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Wednesday, March 3, 2010


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Pacquiao vs Clottey
By Phil Barnett, Press Association Sport

The assumption Floyd Mayweather Jr v Manny Pacquiao is too big a fight not to happen looks increasingly brittle.

While neither side will budge over the row that threatens to scupper the richest fight in the history of the sport, it should also be remembered that countless blockbusters have fallen by the wayside over the years despite perceived wisdom pronouncing them inevitable.

Pacquiao and his promoter Bob Arum last week emphasised they will not give an inch in the row with Mayweather, which stems from the American demanding additional drug testing and being issued with a defamation action by the Filipino.

At first, it seemed that the argument was merely posturing but as Arum stated on Friday, it is certainly not unheard of for superstars to somehow fail to meet in the ring.

"I remember (Riddick) Bowe and (Lennox) Lewis not coming off when everyone thought it was going to come off," said Arum, who has been a major player in the sport since the days of Muhammad Ali.

"(Mike) Tyson and (George) Foreman was being negotiated and that never came. Tyson and (Evander) Holyfield didn't come off until a number of years later.

"These things happen, but it doesn't happen all that often."

True, even in a sport dominated by politics it is rare that such significant fights fail to come off. Yet it provides another example of boxing shooting itself in the foot when the best boxers do not meet each other and, in many cases, supposed champions hide behind alphabet titles and negotiate themselves out of 50-50 fights to protect their one-man franchise.

On British shores it is particularly frustrating when we are treated to two world-class fighters in the same weight division and they fail to meet.

Joe Calzaghe, the dominant super-middleweight world champion of his time, never gave in to Carl Froch's goading, despite the younger man's persistent calls for the two to go head to head.

Calzaghe predictably claimed Froch was not on his level, yet turned down the chance to prove it in what would have been a lucrative domestic showdown. Instead, he fought a washed-up Roy Jones.

Similarly, Ricky Hatton was dismissive of Junior Witter's repeated challenges and public pursuit of an exciting all-English world title fight.

Such frustrations for fight fans are not limited to these shores or, indeed, the modern era.

How did Archie Moore and Billy Conn never meet? And what would have happened had Sugar Ray Robinson had a second crack at the light-heavyweight title held by the legendary Moore?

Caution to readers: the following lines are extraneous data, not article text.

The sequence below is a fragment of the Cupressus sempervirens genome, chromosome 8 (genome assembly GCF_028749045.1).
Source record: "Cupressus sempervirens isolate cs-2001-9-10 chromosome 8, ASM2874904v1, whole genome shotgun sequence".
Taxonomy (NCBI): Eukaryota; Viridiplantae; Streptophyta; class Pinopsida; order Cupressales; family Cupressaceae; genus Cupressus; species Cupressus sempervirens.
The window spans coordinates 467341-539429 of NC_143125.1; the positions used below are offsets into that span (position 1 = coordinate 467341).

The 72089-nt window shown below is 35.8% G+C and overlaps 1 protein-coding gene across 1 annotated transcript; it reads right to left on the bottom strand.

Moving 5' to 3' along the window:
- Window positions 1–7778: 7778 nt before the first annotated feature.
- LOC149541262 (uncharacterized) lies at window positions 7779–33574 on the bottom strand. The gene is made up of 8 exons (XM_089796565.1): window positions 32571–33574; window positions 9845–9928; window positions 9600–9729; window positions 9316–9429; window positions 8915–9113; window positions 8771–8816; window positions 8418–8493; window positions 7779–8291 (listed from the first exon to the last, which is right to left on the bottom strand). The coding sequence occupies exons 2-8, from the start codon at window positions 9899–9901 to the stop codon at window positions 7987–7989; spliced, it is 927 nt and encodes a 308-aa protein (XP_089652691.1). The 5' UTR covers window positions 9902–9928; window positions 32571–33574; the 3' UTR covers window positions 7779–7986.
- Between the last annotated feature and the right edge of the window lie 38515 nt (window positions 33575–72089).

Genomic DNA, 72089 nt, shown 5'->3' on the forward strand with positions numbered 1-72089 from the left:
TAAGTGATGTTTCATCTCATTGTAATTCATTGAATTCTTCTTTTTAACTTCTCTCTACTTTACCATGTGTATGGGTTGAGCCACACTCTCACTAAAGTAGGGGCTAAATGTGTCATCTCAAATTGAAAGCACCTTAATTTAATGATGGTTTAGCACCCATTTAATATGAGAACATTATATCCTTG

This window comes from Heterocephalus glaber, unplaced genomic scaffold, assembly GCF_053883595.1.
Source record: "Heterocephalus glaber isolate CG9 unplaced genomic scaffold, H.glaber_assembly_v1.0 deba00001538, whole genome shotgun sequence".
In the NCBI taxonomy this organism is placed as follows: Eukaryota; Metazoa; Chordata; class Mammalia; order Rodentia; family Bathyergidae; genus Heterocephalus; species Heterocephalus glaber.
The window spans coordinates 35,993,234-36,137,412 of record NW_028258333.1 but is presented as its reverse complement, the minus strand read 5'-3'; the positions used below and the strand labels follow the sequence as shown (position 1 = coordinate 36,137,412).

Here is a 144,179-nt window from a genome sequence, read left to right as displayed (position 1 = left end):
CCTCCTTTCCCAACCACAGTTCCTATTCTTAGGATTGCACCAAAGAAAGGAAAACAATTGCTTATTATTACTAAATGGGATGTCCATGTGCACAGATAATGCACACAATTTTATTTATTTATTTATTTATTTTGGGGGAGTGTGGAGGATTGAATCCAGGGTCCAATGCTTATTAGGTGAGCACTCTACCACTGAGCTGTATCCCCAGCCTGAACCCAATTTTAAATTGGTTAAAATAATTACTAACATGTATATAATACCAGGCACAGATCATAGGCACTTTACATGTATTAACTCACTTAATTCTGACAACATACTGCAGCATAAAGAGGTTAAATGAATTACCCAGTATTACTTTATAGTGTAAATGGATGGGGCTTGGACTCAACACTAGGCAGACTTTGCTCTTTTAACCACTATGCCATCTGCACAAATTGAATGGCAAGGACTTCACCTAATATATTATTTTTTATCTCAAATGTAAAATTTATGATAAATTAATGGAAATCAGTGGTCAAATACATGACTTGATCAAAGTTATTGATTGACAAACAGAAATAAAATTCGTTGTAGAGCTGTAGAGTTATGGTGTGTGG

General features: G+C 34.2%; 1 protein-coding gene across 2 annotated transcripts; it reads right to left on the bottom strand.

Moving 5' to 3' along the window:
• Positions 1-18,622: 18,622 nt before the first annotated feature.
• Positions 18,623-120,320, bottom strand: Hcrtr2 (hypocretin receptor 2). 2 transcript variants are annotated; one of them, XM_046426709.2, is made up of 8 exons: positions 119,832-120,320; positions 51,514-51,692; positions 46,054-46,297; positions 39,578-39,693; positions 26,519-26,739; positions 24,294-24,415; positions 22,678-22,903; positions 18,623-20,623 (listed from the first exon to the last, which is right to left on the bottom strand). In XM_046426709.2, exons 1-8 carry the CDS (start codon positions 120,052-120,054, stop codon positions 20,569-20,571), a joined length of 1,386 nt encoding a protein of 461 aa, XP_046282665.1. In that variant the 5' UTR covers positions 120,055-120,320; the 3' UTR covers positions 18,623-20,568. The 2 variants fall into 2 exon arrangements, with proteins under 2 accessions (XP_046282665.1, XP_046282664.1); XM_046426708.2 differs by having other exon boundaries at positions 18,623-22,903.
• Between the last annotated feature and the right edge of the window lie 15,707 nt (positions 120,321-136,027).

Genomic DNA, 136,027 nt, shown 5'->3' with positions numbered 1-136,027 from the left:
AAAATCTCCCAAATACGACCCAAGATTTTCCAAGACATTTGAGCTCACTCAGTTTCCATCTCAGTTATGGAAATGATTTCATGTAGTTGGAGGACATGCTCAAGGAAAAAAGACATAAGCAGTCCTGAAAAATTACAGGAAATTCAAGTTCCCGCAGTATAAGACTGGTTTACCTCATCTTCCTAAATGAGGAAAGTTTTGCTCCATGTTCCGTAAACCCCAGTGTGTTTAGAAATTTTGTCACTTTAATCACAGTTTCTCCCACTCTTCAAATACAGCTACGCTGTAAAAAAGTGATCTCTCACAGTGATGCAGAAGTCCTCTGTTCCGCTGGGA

Would Thomas Hearns against Aaron Pryor have lived up to the hype had their paths crossed in the professional ranks? While Pryor won their Golden Gloves clash in the amateurs, Hearns grew to become the bigger man and a notoriously brutal puncher and his old rival remained down at light-welter.

The list goes on. But for politics, perhaps the greatest amateur fighter in the history of heavyweight boxing, the Cuban Teofilo Stevenson, could have settled bar-room debates by meeting his professional counterpart

Ali in the 1970s.

Sometimes they do happen. In the case of Bernard Hopkins and Roy Jones Jr, a rematch between the pair will take place an incredible 17 years after Jones prevailed by unanimous decision in 1993.

While the clamour for another meeting between the pair was never particularly fervent even at its peak, the two men continue to somehow achieve top billing and next month will go at it in the boxing equivalent of an old timers' five-a-side kickabout.

Meanwhile, the admission from Pacquiao's trainer Freddie Roach that his fighter is somewhat obsessed with Mayweather gives hope that the pair will eventually settle their differences in the ring.

"Manny wants to fight him in the future because of the remarks he made," said trainer of the year Roach.

"Sometimes when Manny is shadow boxing, he will show me how Mayweather fights and how he will take care of the problem.

"I've never seen many do that before. He was trying to ruin our reputation with those allegations but we do want to fight him and we do want to knock him out."

Regardless of whose side you're on in the dispute, the fact remains that both fighters' reputations will suffer if they allow the biggest showdown in recent memory to only ever be fought out in tiresome lawsuits and on internet message boards.


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